“The government harps on safety and quality. That’s the part that I think I brought with me from that job: quality and quality assurance,” he explains. “My goal is to have the highest-quality beer around. I’ll never cut corners as far as quality of the beer goes.”
On Nov. 2, 2015, the Nunnelees sold their first beers through Lookingglass.
“I wanted to test the market, so when we opened I only had two for sale: AnyTime Pale Ale and HappyTime Raspberry Red,” says Nunnelee. “They both did pretty well.”
Nunnelee added OverTime IPA, but kept the lineup at three beers until April 2016 when the Lookingglass Tasting/Tap Room opened with seven beers.
The tap room was a natural next step for the business. “Lots of people were asking where they could find our beers,” says Nunnelee. “We felt like we had to have a place where they could come and try them all.”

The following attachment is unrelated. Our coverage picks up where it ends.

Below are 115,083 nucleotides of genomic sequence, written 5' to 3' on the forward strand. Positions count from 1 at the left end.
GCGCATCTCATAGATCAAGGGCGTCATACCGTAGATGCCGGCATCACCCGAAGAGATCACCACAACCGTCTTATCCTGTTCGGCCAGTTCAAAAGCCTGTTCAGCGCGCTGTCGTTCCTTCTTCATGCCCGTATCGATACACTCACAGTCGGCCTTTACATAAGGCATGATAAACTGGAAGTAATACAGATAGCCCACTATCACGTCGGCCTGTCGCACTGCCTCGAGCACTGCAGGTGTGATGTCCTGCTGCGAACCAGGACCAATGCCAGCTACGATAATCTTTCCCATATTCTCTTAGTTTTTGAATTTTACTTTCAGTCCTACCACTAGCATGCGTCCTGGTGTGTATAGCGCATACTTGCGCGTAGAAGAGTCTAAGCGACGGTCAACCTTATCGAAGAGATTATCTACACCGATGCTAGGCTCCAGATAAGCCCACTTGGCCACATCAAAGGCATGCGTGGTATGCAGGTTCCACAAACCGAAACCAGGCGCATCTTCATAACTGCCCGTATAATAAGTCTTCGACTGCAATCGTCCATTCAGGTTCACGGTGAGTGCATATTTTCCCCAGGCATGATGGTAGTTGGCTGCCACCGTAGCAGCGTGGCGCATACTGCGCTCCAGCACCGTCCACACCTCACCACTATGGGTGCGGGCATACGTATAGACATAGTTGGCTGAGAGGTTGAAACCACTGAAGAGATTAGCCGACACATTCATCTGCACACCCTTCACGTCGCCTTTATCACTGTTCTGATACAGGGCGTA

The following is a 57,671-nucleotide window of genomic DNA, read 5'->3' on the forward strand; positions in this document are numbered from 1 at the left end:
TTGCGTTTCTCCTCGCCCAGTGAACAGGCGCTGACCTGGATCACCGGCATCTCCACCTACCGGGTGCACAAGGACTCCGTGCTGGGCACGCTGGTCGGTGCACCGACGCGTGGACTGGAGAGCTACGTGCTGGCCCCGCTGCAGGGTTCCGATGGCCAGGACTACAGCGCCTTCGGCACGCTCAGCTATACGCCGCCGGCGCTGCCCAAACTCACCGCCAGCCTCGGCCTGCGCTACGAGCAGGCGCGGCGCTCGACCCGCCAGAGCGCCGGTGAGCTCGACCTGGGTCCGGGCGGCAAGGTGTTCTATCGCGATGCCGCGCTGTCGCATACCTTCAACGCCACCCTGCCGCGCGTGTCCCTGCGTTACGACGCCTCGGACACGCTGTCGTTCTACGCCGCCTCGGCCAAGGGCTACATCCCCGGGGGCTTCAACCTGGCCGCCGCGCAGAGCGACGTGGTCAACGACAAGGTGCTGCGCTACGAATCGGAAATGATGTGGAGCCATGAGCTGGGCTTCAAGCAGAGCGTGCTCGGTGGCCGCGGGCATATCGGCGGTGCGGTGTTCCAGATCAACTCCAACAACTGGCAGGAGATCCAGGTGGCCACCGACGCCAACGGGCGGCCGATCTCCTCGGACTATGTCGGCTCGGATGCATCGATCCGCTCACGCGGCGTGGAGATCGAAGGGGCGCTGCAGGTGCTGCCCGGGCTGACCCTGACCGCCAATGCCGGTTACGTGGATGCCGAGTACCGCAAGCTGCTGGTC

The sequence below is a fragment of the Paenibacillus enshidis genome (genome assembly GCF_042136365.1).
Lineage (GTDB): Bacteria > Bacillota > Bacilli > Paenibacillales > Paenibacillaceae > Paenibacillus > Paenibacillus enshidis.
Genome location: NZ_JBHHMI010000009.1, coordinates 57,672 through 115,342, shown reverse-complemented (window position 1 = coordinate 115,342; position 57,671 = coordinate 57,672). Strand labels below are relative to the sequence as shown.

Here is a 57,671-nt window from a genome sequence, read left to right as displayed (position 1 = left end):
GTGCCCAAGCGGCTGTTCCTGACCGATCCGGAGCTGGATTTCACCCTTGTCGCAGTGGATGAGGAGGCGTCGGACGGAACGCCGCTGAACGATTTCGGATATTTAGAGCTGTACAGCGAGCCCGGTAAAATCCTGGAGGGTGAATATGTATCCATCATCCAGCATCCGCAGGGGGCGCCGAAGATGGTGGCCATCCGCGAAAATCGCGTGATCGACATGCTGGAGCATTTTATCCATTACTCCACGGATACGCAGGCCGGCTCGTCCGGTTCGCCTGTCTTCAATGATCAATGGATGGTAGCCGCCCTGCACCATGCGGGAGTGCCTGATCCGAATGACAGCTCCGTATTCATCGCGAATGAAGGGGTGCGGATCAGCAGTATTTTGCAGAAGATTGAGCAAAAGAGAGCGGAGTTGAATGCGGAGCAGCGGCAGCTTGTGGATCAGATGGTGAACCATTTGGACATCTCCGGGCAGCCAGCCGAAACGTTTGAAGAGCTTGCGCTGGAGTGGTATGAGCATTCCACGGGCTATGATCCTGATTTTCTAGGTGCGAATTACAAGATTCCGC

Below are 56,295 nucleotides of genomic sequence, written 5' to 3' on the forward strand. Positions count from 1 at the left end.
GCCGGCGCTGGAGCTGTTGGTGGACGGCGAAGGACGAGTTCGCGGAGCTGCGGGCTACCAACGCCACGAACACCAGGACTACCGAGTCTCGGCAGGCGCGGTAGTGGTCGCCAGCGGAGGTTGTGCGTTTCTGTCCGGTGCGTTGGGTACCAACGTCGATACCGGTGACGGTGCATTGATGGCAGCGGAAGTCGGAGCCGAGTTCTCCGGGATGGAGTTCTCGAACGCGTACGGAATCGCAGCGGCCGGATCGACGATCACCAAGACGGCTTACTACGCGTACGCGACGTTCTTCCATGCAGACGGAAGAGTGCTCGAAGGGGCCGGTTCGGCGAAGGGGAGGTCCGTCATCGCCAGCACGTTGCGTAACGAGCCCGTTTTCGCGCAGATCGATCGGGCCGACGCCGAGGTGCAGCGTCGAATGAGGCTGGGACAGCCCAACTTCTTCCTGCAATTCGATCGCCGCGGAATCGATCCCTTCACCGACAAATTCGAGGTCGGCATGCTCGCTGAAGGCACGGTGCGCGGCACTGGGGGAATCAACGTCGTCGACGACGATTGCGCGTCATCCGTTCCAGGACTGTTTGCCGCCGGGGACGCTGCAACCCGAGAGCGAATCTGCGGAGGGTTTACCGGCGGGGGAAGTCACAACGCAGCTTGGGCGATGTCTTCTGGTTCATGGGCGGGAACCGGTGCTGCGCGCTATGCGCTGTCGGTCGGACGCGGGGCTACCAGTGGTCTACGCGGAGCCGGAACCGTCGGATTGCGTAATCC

However, that somewhere didn’t work out to be the closest large city — Roseburg. “We looked all over the place — looked at locations in Roseburg, and things didn’t pan out for one reason or another,” says Nunnelee. But he kept eyeballing a place in nearby Winston (also home of the Wildlife Safari, which partners with Lookingglass sometimes for events), and his wife said they needed to check it out.
“It was perfect,” says Nunnelee. “Location. Space. It was just by chance. We’re the only brewery out there, so that’s nice.”
The 1,000-square-foot facility uses about 500 square feet for the 25 seats in the public area. In advance of football season, a new 65-inch TV hangs on the main wall, and a smaller 50-inch screen is above the bar. Nunnelee plans to open the tasting room on Sundays for pro games.
Lookingglass now has eight beers available, along with third-party cider and various local wines at the tap room. While the area’s newest brewery has some accounts in the Douglas County area (and occasionally as far afield as Albany), most sales are through the tasting room. In addition to the three inaugural beers, Nunnelee is working his half-barrel system hard to keep up with demand for SummerTime Blonde Ale, HopTime IPA, BreakTime Brown, SpringTime IPA, OverTime IPA, and PrimeTime Porter.